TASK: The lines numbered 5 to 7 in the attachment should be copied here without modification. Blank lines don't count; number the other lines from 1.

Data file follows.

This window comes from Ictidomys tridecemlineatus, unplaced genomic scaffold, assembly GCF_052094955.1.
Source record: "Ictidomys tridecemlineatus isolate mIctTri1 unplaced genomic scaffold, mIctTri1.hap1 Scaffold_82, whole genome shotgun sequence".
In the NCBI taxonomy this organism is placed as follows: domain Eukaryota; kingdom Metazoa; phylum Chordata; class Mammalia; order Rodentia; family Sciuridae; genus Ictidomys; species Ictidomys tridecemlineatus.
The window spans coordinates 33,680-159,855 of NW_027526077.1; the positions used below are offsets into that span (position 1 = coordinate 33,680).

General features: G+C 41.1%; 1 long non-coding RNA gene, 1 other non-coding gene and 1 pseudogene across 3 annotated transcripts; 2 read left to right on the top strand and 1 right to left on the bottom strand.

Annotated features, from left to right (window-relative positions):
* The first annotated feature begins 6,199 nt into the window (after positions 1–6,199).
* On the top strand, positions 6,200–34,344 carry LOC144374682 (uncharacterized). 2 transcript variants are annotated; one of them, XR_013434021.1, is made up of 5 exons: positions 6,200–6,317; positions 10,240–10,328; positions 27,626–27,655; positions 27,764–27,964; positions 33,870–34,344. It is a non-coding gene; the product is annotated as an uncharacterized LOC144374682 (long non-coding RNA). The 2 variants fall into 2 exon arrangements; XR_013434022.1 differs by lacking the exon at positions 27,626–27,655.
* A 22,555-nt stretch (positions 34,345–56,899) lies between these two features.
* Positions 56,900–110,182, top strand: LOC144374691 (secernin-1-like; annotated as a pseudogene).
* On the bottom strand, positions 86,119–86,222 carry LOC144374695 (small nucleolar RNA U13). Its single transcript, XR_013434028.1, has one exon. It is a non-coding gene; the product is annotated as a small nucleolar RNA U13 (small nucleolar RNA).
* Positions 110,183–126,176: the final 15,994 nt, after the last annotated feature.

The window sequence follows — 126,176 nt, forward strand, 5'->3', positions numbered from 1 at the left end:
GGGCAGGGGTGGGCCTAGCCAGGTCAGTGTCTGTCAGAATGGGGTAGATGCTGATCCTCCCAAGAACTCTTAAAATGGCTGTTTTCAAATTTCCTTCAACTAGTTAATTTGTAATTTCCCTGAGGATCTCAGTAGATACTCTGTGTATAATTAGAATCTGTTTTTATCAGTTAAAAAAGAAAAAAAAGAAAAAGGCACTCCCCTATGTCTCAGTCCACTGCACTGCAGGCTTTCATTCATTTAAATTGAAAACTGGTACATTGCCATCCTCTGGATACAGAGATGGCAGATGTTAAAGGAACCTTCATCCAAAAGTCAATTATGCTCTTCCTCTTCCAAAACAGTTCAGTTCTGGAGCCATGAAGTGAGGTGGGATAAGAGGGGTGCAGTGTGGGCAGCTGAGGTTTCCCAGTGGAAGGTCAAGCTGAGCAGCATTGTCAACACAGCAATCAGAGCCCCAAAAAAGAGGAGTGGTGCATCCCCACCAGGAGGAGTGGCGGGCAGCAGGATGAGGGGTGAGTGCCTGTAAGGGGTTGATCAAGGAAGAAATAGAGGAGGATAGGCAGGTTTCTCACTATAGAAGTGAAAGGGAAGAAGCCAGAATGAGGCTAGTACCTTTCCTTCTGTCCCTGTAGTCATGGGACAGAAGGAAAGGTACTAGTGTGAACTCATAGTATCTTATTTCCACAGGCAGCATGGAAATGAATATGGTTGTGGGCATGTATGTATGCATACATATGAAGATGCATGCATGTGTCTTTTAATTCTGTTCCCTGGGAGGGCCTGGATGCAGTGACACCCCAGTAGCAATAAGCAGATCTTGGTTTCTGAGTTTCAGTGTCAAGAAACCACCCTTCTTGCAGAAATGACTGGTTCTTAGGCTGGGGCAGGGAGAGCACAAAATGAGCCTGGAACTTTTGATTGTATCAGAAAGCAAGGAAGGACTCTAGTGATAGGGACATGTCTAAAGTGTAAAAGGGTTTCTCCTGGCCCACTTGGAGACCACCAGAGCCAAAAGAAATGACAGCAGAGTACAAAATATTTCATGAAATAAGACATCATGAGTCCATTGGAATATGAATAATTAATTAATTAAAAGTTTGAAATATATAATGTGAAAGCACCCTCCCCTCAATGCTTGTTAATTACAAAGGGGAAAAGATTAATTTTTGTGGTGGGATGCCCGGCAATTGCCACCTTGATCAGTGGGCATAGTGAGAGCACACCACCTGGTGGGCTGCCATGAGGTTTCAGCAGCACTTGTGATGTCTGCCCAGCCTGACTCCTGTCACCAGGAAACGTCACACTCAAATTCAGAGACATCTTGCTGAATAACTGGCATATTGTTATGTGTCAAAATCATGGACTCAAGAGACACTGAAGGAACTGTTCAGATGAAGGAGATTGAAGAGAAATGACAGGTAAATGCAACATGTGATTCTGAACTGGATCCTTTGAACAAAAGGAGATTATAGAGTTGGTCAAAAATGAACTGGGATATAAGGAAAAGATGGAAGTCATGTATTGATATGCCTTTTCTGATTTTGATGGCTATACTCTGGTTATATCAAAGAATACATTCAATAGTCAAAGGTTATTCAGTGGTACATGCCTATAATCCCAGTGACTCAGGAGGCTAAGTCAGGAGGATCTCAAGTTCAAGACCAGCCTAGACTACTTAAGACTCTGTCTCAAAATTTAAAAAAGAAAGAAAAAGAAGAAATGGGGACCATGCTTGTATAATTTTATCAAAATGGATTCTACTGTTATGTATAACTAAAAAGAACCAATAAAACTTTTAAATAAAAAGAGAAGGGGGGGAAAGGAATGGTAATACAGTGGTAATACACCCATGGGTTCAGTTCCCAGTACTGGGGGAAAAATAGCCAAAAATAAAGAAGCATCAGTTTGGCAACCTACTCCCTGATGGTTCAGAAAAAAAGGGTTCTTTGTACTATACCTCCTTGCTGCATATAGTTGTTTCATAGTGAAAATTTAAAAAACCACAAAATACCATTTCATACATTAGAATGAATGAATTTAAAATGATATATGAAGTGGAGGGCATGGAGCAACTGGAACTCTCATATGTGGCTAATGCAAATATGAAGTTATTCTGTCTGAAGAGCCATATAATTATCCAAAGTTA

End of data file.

General features: G+C 41.1%; 1 long non-coding RNA gene, 1 other non-coding gene and 1 pseudogene across 3 annotated transcripts; 2 read left to right on the top strand and 1 right to left on the bottom strand.

Annotated features, from left to right (window-relative positions):
* The first annotated feature begins 6,199 nt into the window (after positions 1–6,199).